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WASHINGTON (Reuters) - The U.S. Marine Corps is pressing to remove its forces from Iraq and send Marines instead to Afghanistan to take the lead in combat there, The New York Times reported on Wednesday.
Supporters argue that a realignment could allow the U.S. Army and Marines each to operate more efficiently in sustaining troop levels for two wars that have strained their forces, the paper said, citing senior military and Pentagon officials who requested anonymity.
The plan would require a major reshuffling and it would make Marines the dominant American force in Afghanistan in a war that has broader public support than the one in Iraq, the Times said.
Some officials sympathetic to the Army said such a realignment would help ease some pressure on the Army by allowing it to shift forces from Afghanistan into Iraq, the newspaper reported.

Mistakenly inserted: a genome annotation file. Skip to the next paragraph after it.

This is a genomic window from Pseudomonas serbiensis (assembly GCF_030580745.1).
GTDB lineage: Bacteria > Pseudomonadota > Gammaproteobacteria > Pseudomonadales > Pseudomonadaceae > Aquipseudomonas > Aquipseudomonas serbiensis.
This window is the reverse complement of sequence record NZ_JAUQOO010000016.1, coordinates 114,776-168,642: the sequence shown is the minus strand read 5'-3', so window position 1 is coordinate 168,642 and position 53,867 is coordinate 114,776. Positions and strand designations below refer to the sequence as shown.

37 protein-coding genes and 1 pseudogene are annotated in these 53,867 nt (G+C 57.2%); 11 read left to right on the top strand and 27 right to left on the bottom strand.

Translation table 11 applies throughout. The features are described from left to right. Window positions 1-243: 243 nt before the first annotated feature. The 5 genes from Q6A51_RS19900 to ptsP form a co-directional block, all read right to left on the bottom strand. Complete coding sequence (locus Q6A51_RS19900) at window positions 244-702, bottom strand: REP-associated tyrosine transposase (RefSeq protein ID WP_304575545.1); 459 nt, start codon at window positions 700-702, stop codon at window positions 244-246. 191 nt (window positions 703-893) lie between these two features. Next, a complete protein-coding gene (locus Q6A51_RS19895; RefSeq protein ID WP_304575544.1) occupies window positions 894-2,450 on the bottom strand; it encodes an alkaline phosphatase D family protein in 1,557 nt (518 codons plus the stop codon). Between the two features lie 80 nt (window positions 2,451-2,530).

The suggestion was raised in a closed-door session last week convened by Defense Secretary Robert Gates for the Joint Chiefs of Staff and regional war-fighting commanders and is under review, the article said.
A Pentagon spokesman had no immediate comment.
Aides to both Gates and the new chairman of the Joint Chiefs, Adm. Mike Mullen, said no formal proposal had been presented by the Marines, the newspaper reported.
The Times said the idea represents the first tangible new thinking to emerge since the White House last month endorsed a plan to begin gradual troop withdrawals from Iraq, but also signals that American forces likely will be in Iraq for years to come.
Currently, there are no major Marine units among the 26,000 or so U.S. forces in Afghanistan. In Iraq there are about 25,000 Marines among the 160,000 American troops there, the newspaper said.